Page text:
ST’s creator Gene Roddenberry was an atheist and “secular humanist” (i.e. espousing a philosophy that emphasises the importance of reason and people, rather than religion or God, for human fulfilment), who imagined a future without religious doctrine and conflict. To quote long-time ST producer Brannon Braga on Roddenberry’s wish to cast off “superstition and religion”:

“This was an important part of Roddenberry’s mythology. He, himself, was a secular humanist and made it well-known to writers of Star Trek and Star Trek: The Next Generation that religion and superstition and mystical thinking were not to be part of his universe. On Roddenberry’s future Earth, everyone is an atheist. And that world is the better for it.”

As an interesting aside, the word “God” was banned, even as an expletive, in Discovery (one of ST’s most recent reincarnations). So, is ST a universe devoid of religious and moral philosophy (which I prefer to “superstition and religion”)?

To begin with, ST is full of encounters with god-like beings, such as Q. Q is most definitely not a god, but he does remind us of the Ancient Greek and Roman gods in his capriciousness and callous disregard for individuals. Even his affection for Captain Picard in Star Trek: The Next Generation (STNG) reminds us of Roman and Greek mythology, with bored gods playing with their favourite mortal toys (like Q plays with the crew of the Enterprise in his first appearance in Encounter at Farpoint). Since each episode is created by humans, we should not be surprised that the writers and producers draw their inspiration from human history, mythology, and religious and moral philosophy. A nice detail is that even semi-gods like Q show character development. Q in particular appears in several episodes in STNG and Voyager (VOY) and gains depth over these episodes.

To my mind, the Klingons also fall into this category of drawing from human history: they are a war-like race that seem like a cross between certain aspects of the Vikings and Japanese samurai. The Klingon philosophy is based on being a warrior as a way of life, attaining a glorious death, semi-religious rituals (e.g. the Klingon death rite), weapons as semi-mystical objects (e.g. the bat’leth, a double-sided scimitar), Kahless (a messianic figure in Klingon lore), Sto-vo-kor (the Klingon afterlife) and Gre’thor (a Klingon Hades). The most interesting thing in Discovery is the Klingons wishing to remain themselves, with their own language and culture, and not to be absorbed into a Federation that would literally “emasculate” them. Although female Klingons are presented as fierce warriors too, they do seem to be reduced to the status of Klingons-with-breasts, i.e. there is no real attempt made to differentiate between the Klingon sexes in ST.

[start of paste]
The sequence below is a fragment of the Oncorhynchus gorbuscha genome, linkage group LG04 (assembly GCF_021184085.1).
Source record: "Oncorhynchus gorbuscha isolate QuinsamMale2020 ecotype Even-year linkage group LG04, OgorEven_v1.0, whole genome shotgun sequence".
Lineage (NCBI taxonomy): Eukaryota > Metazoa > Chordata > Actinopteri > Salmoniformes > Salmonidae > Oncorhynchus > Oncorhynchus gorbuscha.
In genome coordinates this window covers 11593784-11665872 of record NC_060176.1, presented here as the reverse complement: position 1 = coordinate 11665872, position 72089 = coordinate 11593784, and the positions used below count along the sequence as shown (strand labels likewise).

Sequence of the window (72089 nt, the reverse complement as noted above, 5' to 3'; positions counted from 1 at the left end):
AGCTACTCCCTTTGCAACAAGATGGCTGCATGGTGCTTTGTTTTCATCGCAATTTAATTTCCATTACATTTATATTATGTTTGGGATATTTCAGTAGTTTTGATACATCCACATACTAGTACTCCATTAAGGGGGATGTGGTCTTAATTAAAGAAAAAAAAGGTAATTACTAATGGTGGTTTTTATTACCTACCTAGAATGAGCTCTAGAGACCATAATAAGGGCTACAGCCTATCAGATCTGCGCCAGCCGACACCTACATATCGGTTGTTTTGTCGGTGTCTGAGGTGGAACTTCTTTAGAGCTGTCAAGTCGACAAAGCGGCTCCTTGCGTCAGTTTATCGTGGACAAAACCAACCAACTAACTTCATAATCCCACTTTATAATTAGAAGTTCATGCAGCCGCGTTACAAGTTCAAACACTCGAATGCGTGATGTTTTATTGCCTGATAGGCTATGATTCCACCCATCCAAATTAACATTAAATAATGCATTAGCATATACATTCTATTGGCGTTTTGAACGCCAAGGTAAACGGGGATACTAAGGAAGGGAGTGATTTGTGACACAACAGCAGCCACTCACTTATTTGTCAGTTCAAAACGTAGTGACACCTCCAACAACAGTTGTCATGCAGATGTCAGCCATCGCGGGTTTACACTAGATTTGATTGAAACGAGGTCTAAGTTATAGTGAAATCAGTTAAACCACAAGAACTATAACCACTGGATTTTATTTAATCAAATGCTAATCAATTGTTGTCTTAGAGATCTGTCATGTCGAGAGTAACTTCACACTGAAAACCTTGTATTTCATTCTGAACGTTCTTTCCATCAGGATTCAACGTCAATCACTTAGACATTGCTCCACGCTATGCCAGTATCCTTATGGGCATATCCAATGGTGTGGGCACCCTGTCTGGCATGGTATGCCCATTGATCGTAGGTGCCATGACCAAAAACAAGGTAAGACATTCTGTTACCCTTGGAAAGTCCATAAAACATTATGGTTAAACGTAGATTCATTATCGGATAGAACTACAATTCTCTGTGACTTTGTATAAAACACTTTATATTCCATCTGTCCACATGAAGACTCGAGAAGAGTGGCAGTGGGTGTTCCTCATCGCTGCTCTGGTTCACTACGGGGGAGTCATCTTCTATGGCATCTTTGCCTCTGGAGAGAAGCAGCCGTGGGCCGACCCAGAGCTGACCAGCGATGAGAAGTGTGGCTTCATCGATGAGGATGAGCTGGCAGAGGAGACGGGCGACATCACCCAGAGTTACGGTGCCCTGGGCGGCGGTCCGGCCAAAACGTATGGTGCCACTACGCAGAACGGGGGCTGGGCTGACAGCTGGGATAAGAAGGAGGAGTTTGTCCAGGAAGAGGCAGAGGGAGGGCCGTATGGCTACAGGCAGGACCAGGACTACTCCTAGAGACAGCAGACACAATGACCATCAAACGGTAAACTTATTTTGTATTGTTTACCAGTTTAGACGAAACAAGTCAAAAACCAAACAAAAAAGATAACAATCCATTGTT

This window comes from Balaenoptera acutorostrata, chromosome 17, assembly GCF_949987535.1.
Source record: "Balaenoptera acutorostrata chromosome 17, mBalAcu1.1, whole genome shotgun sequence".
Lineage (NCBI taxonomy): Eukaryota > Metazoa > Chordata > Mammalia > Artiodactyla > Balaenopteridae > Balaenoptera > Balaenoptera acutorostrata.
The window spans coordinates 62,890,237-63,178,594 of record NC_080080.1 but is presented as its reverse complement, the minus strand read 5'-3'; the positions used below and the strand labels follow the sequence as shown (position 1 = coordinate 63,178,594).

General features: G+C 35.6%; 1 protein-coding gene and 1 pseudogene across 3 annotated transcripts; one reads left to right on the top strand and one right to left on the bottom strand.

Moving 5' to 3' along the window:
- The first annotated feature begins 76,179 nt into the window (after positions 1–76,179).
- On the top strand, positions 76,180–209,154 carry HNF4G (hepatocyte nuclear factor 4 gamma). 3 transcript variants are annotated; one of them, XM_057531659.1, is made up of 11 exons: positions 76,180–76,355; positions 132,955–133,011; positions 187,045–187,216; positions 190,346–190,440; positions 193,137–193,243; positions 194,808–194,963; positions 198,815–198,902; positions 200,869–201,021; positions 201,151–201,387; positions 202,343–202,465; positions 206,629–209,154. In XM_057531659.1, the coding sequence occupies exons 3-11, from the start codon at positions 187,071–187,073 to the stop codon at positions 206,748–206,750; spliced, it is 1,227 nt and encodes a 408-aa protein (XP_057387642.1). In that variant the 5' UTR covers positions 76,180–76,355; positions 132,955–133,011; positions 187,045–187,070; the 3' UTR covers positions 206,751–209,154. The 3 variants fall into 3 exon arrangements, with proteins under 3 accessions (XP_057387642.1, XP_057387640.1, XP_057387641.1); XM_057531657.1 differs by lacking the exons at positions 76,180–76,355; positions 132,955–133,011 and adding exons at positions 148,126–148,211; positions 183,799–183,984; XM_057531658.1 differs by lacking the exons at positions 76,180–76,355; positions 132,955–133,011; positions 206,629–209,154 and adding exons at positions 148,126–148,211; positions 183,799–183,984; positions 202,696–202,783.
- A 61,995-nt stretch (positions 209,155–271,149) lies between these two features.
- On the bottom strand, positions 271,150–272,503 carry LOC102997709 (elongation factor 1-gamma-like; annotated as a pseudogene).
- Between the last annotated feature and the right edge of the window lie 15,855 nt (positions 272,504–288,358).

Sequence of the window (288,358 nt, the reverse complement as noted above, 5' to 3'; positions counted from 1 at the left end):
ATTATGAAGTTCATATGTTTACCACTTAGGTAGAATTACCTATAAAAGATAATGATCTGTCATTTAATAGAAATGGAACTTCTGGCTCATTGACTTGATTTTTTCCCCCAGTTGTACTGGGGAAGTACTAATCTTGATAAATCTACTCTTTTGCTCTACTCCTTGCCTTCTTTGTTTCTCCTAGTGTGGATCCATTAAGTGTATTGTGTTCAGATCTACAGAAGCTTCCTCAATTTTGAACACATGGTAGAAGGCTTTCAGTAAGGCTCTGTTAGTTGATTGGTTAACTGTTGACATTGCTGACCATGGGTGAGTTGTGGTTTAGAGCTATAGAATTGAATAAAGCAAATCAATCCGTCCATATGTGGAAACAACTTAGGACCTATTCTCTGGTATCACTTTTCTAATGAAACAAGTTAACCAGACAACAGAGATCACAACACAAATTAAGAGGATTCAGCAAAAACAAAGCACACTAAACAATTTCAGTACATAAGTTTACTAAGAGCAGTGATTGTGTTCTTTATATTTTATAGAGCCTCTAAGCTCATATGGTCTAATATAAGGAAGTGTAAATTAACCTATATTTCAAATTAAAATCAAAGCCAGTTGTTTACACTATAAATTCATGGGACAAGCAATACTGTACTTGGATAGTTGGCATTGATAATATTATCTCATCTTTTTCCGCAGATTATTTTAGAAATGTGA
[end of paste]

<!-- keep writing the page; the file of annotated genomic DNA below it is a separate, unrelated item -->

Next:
In his article on opuszine, Jason Morehead gives examples of TOS episodes where human religions are at the very least respected. In TOS: Balance of Terror, Captain Kirk officiates a wedding in a universal “chapel” on the Enterprise at the beginning of the episode. The chapel appears again at the end of the episode as a place for grief. In STNG, the chapel seems to have been replaced by the holodeck where the crew can recreate any place or ritual they wish, e.g. the Klingon Rite of Ascension is STNG: The Icarus Factor. In TOS: Bread and Circuses, Uhura corrects the crew’s erroneous interpretation of the “sun” worship in the local culture, reminding them of the worship of the “son of God” in Earth’s not-so-distant history. Kirk, Spock and McCoy are forced to acknowledge the power in history of a religion based on love and brotherhood, where great sacrifices are possible.

Morehead finds it fascinating that even in TOS, religious matters do occasionally creep in:

“…it seems odd to strive to be so faithful to the letter of Gene Roddenberry’s ethos when even he was frequently incapable of doing so. Or, perhaps more accurately, it’s weird to be so focused on this particular aspect of Roddenberry’s vision (his atheism), particularly when those series that he was most involved in - The Original Series and The Next Generation  - weren’t afraid to include such content. (If nothing else, religious and faith matters can make for great drama.)”